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Printing Industry Exchange ( is pleased to have Steven Waxman writing and managing the Printing Industry Blog. As a printing consultant, Steven teaches corporations how to save money buying printing, brokers printing services, and teaches prepress techniques. Steven has been in the printing industry for thirty-three years working as a writer, editor, print buyer, photographer, graphic designer, art director, and production manager.

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Custom Printing: Whole Foods Equals Great Branding

After a medical procedure today and nap during which I slept like the dead, I stumbled downstairs and grabbed the mail on my desk. I could barely see anything. My eyesight wasn’t right yet. But I knew by its colors and its feel that I held in my hand the new Whole Foods Market catalog/brochure—even if the address panel of the folded marketing piece didn’t contain the Whole Foods logo.

Now that’s good branding. So here’s a breakdown of what Whole Foods is doing right (in my opinion).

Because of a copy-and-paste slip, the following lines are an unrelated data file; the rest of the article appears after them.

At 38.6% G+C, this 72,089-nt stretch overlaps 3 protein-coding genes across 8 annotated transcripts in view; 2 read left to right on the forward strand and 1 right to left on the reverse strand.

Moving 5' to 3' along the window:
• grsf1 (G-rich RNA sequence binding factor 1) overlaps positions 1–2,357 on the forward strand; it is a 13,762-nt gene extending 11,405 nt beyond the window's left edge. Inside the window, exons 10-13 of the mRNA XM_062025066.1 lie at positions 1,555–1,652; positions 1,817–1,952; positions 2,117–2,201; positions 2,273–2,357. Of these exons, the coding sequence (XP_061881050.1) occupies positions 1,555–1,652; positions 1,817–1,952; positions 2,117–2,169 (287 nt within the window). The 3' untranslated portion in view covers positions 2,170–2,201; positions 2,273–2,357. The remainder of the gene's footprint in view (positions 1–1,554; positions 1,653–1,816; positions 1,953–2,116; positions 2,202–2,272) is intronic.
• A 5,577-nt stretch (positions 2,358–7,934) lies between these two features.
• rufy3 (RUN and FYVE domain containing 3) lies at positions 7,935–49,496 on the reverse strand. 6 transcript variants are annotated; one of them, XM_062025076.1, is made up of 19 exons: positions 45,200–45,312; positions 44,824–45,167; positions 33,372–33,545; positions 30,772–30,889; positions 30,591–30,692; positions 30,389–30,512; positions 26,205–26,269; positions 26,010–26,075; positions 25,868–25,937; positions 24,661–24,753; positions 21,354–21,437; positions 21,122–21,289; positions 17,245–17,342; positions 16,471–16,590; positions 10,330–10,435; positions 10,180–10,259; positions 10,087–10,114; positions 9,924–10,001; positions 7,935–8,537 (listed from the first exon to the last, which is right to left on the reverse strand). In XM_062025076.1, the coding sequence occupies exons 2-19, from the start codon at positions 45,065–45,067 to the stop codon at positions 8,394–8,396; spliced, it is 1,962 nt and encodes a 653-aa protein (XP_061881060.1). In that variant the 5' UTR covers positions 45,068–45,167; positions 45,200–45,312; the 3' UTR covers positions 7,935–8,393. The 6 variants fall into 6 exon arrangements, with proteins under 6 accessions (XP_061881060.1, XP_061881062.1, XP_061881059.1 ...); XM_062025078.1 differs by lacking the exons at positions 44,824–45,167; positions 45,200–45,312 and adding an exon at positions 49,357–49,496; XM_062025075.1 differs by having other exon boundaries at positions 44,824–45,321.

Branding: The Logo and Signature Colors

First of all, this 8.5” x 11”, 12-page, saddle-stitched print catalog comes to my fiancee’s and my house regularly. (Literally, at the same time each month.) This is important because it sets up an expectation in the reader. I think that the intangibles of a brand (in this case, reliability) are just as much a part of the brand as the shape and color of the logo.

When you open the wafer seals (to keep the folded piece small enough in format to mail economically: 5.5” x 8.5”), the first thing you see is the Whole Foods logo in the top left, bleeding off the top of the page. This is relevant because the eye starts at the top of the page and goes down. Why? Because that’s how we’ve been taught to read.